Dual Function LEDs & Multifunctional Displays

At the University of Illinois at Urbana-Champaign, researchers have made dual-function nanorod LEDs that could double as multifunctional displays. The researchers are also working with Dow Electronic Materials in Marlborough, Massachusetts. The LEDs are made of tiny nanorods arrayed in a thin film. They could enable new interactive functions and multitasking devices. The researchers report their advances in the February issue of the journal Science.

According to Moonsub Shim, Professor of materials science and engineering at the University, the new LEDs will enable displays to be much more interactive devices, rather than just displaying information as they do now. This might form the basis of several new and interesting designs for several types of electronic gadgets.

Three types of semiconductor materials make up the tiny nanorods, each of them less than 5 nanometers in diameter. The first type emits and absorbs visible light. The other two semiconductor materials control the amount of charge flowing through the first. This combination allows the LEDs to emit light, while sensing and responding to light falling on it.

By switching between the emitting and detecting modes very quickly, the nanorod LEDs can perform both functions with ease. In fact, they are so fast in switching—three times faster than the standard display rates—the display seems to be permanently on. Because the LEDs are simultaneously detecting and absorbing light as well, a display of such LEDs may be made to respond to light signals in different ways, simply by programming them suitably. For instance, a display could automatically adjust its brightness in response to ambient light conditions. Although a separate light level sensor does this for the present displays, the new display could do it by sensing the ambient light on each pixel.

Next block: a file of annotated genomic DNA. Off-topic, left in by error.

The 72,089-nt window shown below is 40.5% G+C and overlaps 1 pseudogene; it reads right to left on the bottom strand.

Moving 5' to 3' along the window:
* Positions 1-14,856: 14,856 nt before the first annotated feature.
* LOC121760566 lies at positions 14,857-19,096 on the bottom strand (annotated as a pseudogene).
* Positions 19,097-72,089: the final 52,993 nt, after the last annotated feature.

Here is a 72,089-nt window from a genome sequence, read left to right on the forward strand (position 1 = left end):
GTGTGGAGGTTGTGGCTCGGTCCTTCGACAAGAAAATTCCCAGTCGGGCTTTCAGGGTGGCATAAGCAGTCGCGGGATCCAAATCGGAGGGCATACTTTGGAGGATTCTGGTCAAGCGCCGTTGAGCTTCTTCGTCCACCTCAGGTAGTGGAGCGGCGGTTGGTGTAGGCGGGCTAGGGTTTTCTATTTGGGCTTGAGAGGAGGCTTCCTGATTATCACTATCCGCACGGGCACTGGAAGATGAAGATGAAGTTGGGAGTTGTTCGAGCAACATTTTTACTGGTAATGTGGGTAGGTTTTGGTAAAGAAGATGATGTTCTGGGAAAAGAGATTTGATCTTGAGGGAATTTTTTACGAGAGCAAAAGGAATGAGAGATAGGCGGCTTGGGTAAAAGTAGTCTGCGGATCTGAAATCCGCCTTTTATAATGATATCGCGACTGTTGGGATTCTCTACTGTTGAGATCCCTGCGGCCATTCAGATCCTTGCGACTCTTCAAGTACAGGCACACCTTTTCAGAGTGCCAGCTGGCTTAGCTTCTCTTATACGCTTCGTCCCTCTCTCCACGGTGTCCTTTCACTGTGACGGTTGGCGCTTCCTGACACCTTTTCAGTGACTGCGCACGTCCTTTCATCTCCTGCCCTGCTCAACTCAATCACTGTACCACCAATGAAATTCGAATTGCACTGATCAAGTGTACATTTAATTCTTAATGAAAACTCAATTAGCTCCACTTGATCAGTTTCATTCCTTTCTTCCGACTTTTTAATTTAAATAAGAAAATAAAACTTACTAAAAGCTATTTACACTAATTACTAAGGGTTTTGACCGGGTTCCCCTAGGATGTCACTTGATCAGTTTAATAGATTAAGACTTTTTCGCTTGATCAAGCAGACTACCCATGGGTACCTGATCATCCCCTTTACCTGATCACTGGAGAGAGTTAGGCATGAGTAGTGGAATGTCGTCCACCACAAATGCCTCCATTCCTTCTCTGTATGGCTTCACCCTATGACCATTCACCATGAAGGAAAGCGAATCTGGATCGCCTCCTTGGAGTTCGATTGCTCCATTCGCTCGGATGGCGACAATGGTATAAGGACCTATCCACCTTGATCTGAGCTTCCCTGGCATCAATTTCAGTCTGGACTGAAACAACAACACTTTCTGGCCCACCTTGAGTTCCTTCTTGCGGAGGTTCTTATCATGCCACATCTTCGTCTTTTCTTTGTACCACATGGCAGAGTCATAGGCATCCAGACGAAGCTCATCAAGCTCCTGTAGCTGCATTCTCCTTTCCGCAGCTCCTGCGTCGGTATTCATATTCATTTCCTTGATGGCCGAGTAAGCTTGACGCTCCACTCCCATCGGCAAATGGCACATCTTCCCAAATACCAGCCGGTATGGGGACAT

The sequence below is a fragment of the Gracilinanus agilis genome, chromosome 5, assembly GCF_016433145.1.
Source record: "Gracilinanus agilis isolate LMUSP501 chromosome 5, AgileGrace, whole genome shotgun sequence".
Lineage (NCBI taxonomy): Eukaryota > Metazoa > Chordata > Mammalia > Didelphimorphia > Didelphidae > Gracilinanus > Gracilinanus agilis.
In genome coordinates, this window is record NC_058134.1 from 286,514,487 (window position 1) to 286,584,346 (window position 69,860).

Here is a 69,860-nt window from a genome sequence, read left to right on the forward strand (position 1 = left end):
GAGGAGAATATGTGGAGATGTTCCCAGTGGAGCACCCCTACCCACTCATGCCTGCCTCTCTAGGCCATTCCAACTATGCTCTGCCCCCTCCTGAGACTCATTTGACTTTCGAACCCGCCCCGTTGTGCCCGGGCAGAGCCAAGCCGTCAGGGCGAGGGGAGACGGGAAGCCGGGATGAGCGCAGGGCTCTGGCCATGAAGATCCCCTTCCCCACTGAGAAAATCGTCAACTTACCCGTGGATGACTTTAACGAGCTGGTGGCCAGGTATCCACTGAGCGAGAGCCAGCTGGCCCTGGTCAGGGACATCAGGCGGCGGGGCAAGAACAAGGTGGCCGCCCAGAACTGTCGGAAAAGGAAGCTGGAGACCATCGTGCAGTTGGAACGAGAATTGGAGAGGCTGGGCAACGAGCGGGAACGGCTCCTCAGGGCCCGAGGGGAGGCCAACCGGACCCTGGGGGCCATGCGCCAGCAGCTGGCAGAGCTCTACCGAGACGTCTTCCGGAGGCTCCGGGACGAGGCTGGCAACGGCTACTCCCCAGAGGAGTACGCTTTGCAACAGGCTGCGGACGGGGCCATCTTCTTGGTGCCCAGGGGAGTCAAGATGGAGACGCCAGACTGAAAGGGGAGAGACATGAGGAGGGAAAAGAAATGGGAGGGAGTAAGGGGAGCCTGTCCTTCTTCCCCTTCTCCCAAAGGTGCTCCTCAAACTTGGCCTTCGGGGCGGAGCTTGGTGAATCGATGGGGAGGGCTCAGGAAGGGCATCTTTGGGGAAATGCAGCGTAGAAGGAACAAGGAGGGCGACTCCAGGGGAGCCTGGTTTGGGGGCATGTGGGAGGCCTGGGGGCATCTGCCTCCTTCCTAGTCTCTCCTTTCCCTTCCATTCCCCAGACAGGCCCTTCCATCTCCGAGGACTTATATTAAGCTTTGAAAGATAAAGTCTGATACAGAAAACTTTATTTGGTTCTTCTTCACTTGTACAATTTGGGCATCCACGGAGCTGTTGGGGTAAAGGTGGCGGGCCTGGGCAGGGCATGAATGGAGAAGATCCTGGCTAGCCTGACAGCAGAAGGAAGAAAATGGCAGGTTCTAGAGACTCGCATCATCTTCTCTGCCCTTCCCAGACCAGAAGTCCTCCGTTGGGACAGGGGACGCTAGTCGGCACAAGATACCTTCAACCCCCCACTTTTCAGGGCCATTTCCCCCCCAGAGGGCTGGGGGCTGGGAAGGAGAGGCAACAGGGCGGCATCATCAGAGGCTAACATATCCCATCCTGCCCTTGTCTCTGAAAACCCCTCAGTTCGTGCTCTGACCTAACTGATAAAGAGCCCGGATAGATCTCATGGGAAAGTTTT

According to Professor Shim, for someone sitting outside with a tablet, reading will be easier on the eye, as the tablet will adjust its brightness based on ambient light on individual pixels of the display. For instance, the part of the display under a shadow falling across it will be dimmer than the part directly illuminated by sunlight. This will help to maintain a steady contrast.

The researchers were able to program individual pixels adjust their brightness automatically in response to an approaching finger. This response, once integrated into interactive displays, could allow the display to respond to recognizing objects through non-touch gestures.

Writing or drawing with light would also be possible with such displays. This could form the basis of smart whiteboards, tablets, or other such surfaces, on which a laser stylus could write or draw. Moreover, the researchers have discovered the LEDs not only respond to light, they convert it to electricity as well.

They found the LEDs responding to light just as solar cells do. Therefore, apart from enhancing the interaction between users and displays, it is also possible to actually use the displays to harvest light, for instance, to charge the cellphone when it is simply sitting idle, collecting ambient light. That means there is no need of integrating a separate solar cell on the display.